The Yield Curve Inverts
Is a Recession Around the Corner?
The S&P 500 continues to flirt with all-time highs, in spite of some volatility driven by trade war or political headlines. As the current record-length economic expansion persists, the obvious questions are: how long can it continue, and what could bring about the next recession? Over the past 18 months, we have written about two potential recession indicators that we have been monitoring closely: the spread between the 2-year Treasury and 10-year Treasury yields and the year-over-year job growth numbers. A year-over-year job growth reading below 1% and a yield curve “inversion” (where the 10-year yield falls below the 2-year yield) are generally reliable indicators that portend an upcoming recession.
Year-over-year job growth remains comfortably over 1%, with the most recent reading at 1.39%. Still, it has decelerated over the last several months and so we continue to watch this closely as a sign of the health of the U.S. labor market. We witnessed inversions at other parts of the yield curve earlier this year (the 3-month/10-year spread went negative in March of 2019), but in late August we officially saw a negative spread between the 2-year and 10-year Treasury, the indicator we have been monitoring. Granted, the negative spread was only 5 basis points (0.05%), and only stayed negative for seven days before moving into positive territory. Nevertheless, it begs the question: is this the recession indicator we have been waiting for, or was it just a blip that can be explained away by a variety of external factors?
When we wrote last year about the possibility of a Fed-induced recession, we envisioned a scenario involving the Fed raising short-term interest rates too quickly and subsequently causing the yield curve to invert. However, the Fed has since made an abrupt reversal in its interest rate policy, cutting its benchmark target rate by 0.25% at its most recent policy meeting—the second cut this year— with yet another cut anticipated in 2019. Negative yielding debt abroad has made U.S. Treasuries more attractive, driving demand higher and bringing down the longer end of the yield curve. Therefore, the yield curve inversion was driven by falling long-term rates, not rising short-term rates. In other words, maybe it actually is different this time.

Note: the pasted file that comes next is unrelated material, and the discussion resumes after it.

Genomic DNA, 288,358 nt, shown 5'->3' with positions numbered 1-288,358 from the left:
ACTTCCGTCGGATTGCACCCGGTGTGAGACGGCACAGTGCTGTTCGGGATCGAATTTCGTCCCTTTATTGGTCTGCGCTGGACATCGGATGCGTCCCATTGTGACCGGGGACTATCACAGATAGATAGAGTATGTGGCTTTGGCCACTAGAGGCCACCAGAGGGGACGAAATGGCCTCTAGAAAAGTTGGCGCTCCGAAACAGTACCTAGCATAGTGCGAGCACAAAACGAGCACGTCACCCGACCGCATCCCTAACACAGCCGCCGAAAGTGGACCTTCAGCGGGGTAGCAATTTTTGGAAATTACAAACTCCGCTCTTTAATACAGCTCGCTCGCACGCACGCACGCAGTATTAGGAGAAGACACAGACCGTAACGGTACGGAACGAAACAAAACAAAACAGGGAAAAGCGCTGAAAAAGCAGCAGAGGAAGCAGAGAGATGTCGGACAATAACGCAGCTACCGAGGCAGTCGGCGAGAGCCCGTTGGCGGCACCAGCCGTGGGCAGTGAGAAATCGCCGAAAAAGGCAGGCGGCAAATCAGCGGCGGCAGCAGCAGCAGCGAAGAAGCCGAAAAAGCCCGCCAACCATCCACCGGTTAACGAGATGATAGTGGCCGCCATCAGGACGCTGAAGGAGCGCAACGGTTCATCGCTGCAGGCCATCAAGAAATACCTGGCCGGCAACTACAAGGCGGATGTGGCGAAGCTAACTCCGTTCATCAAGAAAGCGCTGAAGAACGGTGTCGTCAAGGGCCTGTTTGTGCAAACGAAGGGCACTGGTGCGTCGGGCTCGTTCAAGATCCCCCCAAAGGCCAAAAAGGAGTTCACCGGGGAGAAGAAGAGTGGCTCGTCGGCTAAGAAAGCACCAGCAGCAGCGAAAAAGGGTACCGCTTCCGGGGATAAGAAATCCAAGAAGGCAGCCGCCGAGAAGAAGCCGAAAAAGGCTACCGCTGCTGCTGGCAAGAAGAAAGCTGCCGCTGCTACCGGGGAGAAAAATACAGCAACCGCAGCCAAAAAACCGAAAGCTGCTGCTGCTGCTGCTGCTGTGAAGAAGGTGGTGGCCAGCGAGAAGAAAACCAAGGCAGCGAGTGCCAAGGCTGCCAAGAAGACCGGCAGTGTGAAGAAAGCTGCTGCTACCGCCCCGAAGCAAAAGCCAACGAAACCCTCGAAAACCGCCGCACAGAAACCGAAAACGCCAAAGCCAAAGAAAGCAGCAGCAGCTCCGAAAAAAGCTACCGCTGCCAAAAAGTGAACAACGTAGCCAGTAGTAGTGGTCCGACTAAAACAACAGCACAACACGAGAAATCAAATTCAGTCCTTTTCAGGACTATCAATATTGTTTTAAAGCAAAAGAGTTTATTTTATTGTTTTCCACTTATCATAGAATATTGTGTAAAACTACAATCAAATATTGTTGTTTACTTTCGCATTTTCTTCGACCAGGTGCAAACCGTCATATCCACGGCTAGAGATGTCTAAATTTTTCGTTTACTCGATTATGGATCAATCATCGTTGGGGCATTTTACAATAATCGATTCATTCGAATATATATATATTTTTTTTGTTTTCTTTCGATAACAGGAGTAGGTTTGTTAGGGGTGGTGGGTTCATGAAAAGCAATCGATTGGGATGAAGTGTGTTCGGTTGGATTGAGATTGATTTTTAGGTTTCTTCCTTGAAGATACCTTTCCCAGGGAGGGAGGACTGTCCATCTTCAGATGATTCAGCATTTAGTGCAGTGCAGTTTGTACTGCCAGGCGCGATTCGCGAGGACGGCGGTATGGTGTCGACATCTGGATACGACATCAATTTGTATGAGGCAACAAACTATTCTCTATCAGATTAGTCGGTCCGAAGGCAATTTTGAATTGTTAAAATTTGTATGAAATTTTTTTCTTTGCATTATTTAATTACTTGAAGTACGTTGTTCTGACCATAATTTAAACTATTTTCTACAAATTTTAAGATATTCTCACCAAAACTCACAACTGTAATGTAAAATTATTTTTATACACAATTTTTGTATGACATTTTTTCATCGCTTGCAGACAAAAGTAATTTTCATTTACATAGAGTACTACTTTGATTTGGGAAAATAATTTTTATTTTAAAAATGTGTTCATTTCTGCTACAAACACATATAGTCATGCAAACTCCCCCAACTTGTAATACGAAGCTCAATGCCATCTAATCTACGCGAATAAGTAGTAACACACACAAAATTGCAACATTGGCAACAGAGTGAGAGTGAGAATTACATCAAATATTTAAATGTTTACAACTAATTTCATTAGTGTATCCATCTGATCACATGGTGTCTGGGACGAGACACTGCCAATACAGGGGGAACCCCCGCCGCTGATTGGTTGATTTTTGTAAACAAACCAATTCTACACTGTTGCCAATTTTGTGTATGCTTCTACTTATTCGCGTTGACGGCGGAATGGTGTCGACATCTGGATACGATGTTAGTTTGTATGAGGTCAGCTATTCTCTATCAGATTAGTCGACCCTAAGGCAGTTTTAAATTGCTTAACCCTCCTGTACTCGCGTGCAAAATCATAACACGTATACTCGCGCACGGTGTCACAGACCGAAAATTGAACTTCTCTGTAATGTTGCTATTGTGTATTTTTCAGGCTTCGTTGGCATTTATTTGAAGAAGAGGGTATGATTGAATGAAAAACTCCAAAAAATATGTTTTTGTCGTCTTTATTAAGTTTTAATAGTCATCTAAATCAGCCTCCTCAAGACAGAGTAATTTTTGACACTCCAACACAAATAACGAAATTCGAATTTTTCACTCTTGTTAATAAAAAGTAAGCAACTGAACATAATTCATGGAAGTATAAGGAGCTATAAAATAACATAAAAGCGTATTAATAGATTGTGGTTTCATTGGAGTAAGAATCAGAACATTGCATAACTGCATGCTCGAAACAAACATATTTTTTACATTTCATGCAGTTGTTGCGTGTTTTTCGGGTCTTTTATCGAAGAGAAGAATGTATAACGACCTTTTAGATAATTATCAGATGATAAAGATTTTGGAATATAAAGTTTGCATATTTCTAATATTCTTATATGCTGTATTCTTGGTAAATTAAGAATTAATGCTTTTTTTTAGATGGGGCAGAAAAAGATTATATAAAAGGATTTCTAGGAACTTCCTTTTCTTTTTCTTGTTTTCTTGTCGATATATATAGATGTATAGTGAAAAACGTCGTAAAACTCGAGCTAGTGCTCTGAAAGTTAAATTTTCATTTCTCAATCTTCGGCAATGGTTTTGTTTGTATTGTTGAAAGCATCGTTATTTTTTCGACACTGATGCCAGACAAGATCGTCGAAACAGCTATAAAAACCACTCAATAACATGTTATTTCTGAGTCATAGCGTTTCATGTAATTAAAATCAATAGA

Still, it is possible we could see the spread between the 2-year and 10-year yields turn negative again, and if it stays more dramatically inverted for longer, this will be a more convincing signal. Furthermore, we cannot help but worry that the existence of approximately $15 trillion in negative-yielding debt overseas might portend something more ominous. We have never before seen anything like this in history, so it is nearly impossible to predict what impact this negative-yielding debt might have, or how it might resolve.
We have seen the first hint of a yield curve inversion, a yellow flag
In the U.S., equity valuations remain fairly reasonable, the labor market is generally healthy, and corporate earnings are growing, albeit at a slower rate than in 2018, which had the benefit of the tax cut. The trade war with China is the largest overhang, and frequent headlines indicating a hint of resolution or deepening conflict should continue to swing the stock market one direction or the other. It seems logical to think that the Trump administration might want to reach a trade deal with China ahead of the election next year. But logic has not been a hallmark of this administration, and we do not feel that we can handicap this brand of uncertainty in this government-by-tweet environment.
Globally, the trade war has led to a manufacturing slowdown, exacerbated by an ongoing deceleration in China GDP growth. The doubt surrounding the outcome of Brexit also remains a headwind that is halting business decisions and investment in Europe. The European Central Bank recently reignited its quantitative easing program, pledging indefinite stimulus in an effort to invigorate the ailing euro zone economy, although many doubt whether this will actually work. Inflation remains elusive, and in fact the value of real assets such as gold and other precious metals has risen alongside fears of deflation. In this year’s first quarter commentary, we wrote that it was time for a thoughtful evaluation of asset allocation. We remain convinced that now is a good time to make sure clients have appropriate liquidity. We have seen the first hint of a yield curve inversion, a yellow flag. Although we would not recommend acting on this alone, as it is still too early to predict a coming recession, we continue to tilt more toward value-oriented stocks that carry low price-to-earnings ratios and high dividend yields.
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